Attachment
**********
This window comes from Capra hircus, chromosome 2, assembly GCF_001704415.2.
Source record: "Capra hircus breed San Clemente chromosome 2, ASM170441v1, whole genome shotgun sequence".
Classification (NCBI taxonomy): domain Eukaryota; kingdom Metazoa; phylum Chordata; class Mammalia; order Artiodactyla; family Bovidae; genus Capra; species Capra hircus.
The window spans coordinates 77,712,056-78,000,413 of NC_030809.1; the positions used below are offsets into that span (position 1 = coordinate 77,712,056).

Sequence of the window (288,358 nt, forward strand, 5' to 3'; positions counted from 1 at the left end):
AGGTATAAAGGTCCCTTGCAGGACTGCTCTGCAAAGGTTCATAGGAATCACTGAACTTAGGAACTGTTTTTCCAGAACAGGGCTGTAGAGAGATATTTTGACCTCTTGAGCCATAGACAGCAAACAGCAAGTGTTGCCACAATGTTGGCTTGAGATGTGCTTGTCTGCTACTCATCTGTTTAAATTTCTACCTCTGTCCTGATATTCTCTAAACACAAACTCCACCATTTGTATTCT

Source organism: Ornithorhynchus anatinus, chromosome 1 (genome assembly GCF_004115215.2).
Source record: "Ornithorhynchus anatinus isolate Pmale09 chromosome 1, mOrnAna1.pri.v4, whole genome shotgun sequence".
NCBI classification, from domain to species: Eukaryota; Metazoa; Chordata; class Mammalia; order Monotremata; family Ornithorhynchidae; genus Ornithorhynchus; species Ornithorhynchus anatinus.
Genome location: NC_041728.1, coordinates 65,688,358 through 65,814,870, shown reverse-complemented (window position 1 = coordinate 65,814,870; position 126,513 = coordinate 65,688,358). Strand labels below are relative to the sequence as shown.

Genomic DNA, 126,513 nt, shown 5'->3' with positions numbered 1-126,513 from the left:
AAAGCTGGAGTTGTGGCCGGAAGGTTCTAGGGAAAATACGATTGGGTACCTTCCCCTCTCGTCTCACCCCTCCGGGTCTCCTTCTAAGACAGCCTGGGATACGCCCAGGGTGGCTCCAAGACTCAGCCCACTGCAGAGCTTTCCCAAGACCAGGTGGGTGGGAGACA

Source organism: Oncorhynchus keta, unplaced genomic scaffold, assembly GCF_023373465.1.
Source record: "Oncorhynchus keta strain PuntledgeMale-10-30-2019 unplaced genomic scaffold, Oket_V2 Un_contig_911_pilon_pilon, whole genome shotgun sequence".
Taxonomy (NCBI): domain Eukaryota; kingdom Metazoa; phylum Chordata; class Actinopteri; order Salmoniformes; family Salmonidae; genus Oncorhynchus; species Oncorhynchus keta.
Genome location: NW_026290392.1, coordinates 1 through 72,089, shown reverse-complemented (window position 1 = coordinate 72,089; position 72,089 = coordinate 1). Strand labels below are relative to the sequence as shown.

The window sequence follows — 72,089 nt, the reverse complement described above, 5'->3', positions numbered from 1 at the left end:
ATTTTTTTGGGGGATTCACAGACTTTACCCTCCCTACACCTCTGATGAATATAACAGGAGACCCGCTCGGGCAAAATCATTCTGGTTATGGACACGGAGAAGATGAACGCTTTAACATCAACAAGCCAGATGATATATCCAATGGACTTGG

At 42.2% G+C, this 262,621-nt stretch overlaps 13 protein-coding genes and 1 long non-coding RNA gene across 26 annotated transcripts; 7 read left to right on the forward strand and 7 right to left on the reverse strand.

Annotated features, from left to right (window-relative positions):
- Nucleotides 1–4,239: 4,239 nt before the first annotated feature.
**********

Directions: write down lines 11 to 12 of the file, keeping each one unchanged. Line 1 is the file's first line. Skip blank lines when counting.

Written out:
Genomic DNA, 126,513 nt, shown 5'->3' with positions numbered 1-126,513 from the left:
AAAGCTGGAGTTGTGGCCGGAAGGTTCTAGGGAAAATACGATTGGGTACCTTCCCCTCTCGTCTCACCCCTCCGGGTCTCCTTCTAAGACAGCCTGGGATACGCCCAGGGTGGCTCCAAGACTCAGCCCACTGCAGAGCTTTCCCAAGACCAGGTGGGTGGGAGACA